The Mighty Mighty Bosstones
Island Def Jam
It’s taken me a while to decide whether I really like this latest release from Boston’s favorite ska-core practitioners. Pay Attention is a solid album, but it’s definitely poppier than prior Bosstones efforts. I’m sure that’ll have some snot-nosed suburbanite “punk” kids shouting “sellout,” but I believe it’s simply that the boys have matured a bit and are getting a little more melodic and less thrashy in their “old” age (and hey, to my knowledge, these guys are all somewhere near my age – late 20’s – so “old” is definitely a relative term). The majority of the tracks on Pay Attention are slicker and sweeter than previous Boss-tunes, building on the phenomenal success of “The Impression That I Get” and the Let’s Face It album. I don’t want to give the impression that this is a bad thing (to the contrary, the boys do quite well with this stuff), it just took me by surprise — even most of Let’s Face It was harder-edged than that album’s “hits” would lead you to believe. In the long run, though, I’d rather hear the Bosstones on the radio than the million and one less deserving bands out there, and tracks like “The Skeleton Song,” “Allow Them,” and “Bad News and Bad Breaks” certainly have major airplay potential — not to mention the first single, “So Sad to Say,” which is already pouring out of a radio near you.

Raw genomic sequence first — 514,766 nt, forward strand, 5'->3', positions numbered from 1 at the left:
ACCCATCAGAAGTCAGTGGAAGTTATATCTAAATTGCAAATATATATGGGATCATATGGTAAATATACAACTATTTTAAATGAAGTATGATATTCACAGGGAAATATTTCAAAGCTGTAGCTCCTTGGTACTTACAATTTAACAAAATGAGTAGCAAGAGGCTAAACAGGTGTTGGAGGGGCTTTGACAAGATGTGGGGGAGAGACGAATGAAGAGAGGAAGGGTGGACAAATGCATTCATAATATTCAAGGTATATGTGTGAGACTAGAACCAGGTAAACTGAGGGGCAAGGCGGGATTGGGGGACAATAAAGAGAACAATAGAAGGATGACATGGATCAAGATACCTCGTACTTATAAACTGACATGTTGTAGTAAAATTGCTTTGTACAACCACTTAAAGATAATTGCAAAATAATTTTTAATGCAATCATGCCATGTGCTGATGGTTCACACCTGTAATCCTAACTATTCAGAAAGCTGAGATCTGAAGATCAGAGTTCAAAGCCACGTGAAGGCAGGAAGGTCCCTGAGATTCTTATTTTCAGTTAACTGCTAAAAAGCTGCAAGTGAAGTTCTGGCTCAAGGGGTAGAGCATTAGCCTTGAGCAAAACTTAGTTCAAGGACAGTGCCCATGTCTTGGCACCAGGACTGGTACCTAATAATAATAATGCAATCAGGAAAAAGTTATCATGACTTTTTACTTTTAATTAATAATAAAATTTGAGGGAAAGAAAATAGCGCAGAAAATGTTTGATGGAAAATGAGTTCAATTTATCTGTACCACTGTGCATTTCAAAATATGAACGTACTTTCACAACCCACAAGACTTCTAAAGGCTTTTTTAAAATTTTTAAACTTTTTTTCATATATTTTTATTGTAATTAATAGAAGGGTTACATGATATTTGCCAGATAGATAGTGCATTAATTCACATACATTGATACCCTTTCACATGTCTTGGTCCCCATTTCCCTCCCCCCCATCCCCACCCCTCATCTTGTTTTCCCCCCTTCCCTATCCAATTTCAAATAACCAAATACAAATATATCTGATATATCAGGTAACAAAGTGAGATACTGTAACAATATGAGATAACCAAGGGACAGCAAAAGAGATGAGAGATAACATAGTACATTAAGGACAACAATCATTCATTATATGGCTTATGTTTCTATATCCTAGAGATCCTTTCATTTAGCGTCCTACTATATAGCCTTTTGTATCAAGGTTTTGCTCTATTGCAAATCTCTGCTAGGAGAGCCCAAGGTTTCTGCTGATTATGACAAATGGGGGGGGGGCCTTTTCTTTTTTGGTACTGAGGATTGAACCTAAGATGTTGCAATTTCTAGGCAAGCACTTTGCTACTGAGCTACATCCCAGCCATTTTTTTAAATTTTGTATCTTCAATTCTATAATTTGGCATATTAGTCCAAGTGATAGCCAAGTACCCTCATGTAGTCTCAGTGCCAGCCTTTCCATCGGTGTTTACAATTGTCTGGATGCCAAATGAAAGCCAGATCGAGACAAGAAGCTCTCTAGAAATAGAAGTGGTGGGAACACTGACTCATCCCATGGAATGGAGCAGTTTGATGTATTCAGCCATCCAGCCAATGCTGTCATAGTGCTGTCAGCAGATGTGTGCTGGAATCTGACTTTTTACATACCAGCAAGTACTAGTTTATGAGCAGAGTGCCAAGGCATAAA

Also worth noting is that fact that while the “core” side of the Bosstones’ signature sound may be a less emphasized on Pay Attention, the “ska” side is in full effect — for example, “All Things Considered” and “Where You Come From” have a nice, skankable vibe, “The Day He Didn’t Die” almost has a rocksteady feel, and “She Just Happened,” with its Caribbean, almost Calypso feel, is probably my favorite song on the record. Still, I must admit that it is hard to find many examples of the “core” side here — there is a great, Dropkick Murphys-like Irish-American street punk feel to “Riot on Broad Street,” “High School Dance” has the punk rock attitude, and the opening “Let Me Be” thrashes along pretty nicely after the introductory cocktail music, but overall, Pay Attention is a decidedly more subdued affair than I’d have expected from the Bosstones.
I don’t want to sound like I’m paying left hand compliments, here, because the Bosstones have really turned out a strong record, it’s just that while Pay Attention is a logical progression from Let’s Face It, it’s still a progression I didn’t expect. The final verdict, though, is that I do like Pay Attention a lot, even though I really had to pay attention to come to that conclusion. Besides, I’m willing to bet these songs will all get a little punkier on the Warped Tour this summer…